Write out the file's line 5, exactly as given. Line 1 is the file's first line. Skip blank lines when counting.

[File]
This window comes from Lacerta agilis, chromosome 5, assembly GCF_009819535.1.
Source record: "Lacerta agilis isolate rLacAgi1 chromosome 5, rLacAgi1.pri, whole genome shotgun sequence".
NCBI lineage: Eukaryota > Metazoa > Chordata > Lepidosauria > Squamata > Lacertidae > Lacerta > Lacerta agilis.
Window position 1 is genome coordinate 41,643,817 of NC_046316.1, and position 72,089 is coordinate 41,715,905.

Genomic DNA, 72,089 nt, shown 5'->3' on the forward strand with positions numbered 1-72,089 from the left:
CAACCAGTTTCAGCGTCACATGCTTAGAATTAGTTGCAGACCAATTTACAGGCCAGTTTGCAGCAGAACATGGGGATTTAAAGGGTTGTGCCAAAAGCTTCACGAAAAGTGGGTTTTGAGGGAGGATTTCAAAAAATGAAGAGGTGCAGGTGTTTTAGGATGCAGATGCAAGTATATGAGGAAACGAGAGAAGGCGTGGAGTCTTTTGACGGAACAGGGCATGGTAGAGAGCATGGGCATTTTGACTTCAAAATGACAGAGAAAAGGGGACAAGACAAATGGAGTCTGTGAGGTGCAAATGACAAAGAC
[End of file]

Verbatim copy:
Genomic DNA, 72,089 nt, shown 5'->3' on the forward strand with positions numbered 1-72,089 from the left: